One month after the bomb attacks at the Boston Marathon, the communities and families of the victims commemorate those who were killed and search for healing with the loss.
Lingzi Lu — Chinese graduate student at Boston University
“The intention of the fund is to help overseas Chinese students who are in an emergency,” said Chen Yusheng, president of Peking University Alumni Association of Greater New York.
The purpose of the fund is to aid Chinese students who may be in dangerous, emergency situations like Lingazi Lu was with the bombings at the Boston Marathon.
“At least we can let Chinese students know that if they’re in trouble, compatriots in China are here and willing to help,” Chen said.
Krystle Campbell — former UMass Boston student
Later this month, Krystle Campbell, a victim in the Boston Marathon bombing, will be awarded a posthumous degree from the University of Massachusetts Boston, school officials said Monday. Campbell studied sociology at UMass Boston from 2005-07, and will receive a bachelor of arts degree at the university’s undergraduate commencement ceremony May 31.
“Our community experienced a tremendous loss during the Boston Marathon attack,” said Chancellor J. Keith Motley in a statement. “Krystle was a wonderful part of our campus community and we wanted to recognize her contributions and impact through the awarding of this posthumous degree. She was a great student and friend to many, and she will be greatly missed.”
University of Massachusetts schools includes five campuses within the public university system, and other UMass campuses are commemorating victims in the bombing. UMass Lowell created a Boston Marathon Scholarship fund, and UMass Dartmouth and Worcester plan to plant trees to honor the victims. Both UMass Boston and Dartmouth have races to raise funds for the One Fund Boston, which goes toward those "most affected by the tragic events that occurred in Boston on April 15, 2013,” according to onefundboston.org.
Martin Richard — death, surgeries do not break family bond
Twenty-four days following the bombs at the Boston Marathon, the Richard family released an official update. Four of the five family members suffered injuries from the second bomb at the marathon, including Martin, 8, who died from the force of the blast. His father, Bill, mother, Denise, and sister Jane, 7, all suffered varying injuries from the explosion. Miraculously, Martin’s older brother Henry, 11, escaped injury.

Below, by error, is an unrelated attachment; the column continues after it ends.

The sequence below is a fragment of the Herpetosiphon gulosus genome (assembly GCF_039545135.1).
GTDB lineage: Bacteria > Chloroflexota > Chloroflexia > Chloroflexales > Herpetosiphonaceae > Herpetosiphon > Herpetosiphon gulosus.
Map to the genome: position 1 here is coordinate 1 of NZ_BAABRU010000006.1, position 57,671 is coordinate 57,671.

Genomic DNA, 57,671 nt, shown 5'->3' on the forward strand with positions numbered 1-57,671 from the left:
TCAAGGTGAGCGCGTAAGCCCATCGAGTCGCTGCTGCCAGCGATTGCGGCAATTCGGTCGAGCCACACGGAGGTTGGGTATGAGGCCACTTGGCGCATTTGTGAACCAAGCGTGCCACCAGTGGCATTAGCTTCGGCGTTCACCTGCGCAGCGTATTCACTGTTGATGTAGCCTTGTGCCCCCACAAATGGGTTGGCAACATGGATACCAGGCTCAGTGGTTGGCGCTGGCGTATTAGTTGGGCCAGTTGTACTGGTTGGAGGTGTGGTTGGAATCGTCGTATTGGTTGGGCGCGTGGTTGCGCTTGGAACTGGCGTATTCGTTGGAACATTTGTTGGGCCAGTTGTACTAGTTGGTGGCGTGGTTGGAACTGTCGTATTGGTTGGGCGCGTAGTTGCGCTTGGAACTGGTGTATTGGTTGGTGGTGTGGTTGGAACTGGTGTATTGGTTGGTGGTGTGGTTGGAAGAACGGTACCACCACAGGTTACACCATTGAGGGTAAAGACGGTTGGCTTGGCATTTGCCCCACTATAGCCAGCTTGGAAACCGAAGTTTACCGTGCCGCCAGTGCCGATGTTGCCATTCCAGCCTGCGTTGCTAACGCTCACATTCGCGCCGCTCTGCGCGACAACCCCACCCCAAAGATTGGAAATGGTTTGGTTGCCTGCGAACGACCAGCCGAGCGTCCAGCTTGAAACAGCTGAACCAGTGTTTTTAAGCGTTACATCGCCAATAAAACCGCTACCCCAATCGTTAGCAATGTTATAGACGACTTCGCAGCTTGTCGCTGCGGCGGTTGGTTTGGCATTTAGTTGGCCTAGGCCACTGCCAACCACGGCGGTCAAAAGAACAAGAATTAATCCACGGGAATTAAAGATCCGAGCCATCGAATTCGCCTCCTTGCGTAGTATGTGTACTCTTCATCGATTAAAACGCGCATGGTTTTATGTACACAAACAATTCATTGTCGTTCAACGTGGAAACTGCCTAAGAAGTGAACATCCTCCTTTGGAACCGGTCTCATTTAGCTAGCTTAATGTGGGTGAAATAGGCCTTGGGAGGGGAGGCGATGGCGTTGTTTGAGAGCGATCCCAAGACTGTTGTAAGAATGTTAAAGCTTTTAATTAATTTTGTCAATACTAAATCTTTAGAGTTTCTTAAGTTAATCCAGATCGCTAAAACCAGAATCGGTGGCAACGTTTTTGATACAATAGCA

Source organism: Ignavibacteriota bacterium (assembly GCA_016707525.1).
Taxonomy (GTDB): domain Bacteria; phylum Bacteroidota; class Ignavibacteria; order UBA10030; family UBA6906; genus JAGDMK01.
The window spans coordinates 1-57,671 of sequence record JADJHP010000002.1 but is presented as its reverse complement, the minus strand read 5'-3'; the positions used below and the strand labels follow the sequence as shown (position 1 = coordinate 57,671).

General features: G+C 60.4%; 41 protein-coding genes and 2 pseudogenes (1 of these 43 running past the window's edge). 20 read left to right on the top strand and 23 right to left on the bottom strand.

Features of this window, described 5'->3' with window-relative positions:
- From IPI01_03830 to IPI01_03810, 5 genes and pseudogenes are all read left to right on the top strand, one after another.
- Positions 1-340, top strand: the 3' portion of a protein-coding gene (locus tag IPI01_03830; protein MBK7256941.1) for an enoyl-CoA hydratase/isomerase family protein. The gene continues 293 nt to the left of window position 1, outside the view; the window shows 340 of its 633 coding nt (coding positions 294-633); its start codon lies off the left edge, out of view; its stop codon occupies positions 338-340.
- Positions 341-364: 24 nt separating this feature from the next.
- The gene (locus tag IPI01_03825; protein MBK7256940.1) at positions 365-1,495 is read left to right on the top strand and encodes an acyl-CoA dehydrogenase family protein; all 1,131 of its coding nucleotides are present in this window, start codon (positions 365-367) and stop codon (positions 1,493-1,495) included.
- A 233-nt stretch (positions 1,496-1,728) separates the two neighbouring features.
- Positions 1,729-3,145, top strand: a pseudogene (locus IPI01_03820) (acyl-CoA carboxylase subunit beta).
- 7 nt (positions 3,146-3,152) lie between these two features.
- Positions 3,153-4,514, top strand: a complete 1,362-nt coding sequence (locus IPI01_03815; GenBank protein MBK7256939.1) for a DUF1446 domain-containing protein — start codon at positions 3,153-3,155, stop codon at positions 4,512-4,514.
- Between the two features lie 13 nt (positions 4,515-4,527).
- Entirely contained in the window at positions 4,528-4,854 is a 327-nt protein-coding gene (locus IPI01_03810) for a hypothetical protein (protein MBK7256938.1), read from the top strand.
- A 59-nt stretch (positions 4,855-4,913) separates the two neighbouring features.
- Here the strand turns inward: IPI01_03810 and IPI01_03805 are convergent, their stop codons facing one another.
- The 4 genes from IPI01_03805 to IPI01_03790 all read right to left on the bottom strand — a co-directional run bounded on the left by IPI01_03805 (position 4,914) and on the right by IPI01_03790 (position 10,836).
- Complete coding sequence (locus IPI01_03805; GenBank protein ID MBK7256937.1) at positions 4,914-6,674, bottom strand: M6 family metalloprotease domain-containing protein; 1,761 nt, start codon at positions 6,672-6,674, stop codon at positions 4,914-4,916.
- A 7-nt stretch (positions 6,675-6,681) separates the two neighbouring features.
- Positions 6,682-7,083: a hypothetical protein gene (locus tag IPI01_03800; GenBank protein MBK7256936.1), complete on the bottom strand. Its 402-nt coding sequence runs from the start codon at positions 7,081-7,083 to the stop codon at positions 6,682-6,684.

Denise has not regained sight in her eye, but doctors are happy with her progress.
The statement says, “While no sight has returned to Denise’s injured eye, her doctors have been pleased with how she is healing from her surgeries.”
Bill, Martin’s father, took shrapnel in his legs from the bomb and also had some hearing loss. The statements says he is recovering from his wounds and burns, and they “remain hopeful there will be improvement over time from the hearing loss he suffered.”
Jane underwent her eleventh surgery on her amputated leg on May 8. The statement called the operation a milestone, “as doctors were finally able to close the wound created when the bomb took her left leg below the knee. Part of the procedure involved preparing Jane’s injured leg to eventually be fitted for a prosthesis.”
In the past month, the Richard family has learned to be positive to new developments, but with reserve.
“One of the things we have learned through all of this is to not get too high or too low. We take today’s development as positive news and look ahead with guarded optimism.”Comment on this story
The family thanked family members, friends and communities for the support it has received, and asked for continued patience and respect in the road ahead.
“We know how difficult it is to stand idle when something terrible happens, so we thank you for respecting our privacy and giving us space to not only recuperate and rest, but also to ensure that the one thing the attack does not break is our bond as a family. As hard as it is for us to do so, we ask for your continued patience as we work through something for which there is no road map, and there are no instructions.”
Abby Stevens is an intern for the Deseret News Faith and Family sections. She is a recent graduate of Brigham Young University–Idaho. Contact her at firstname.lastname@example.org.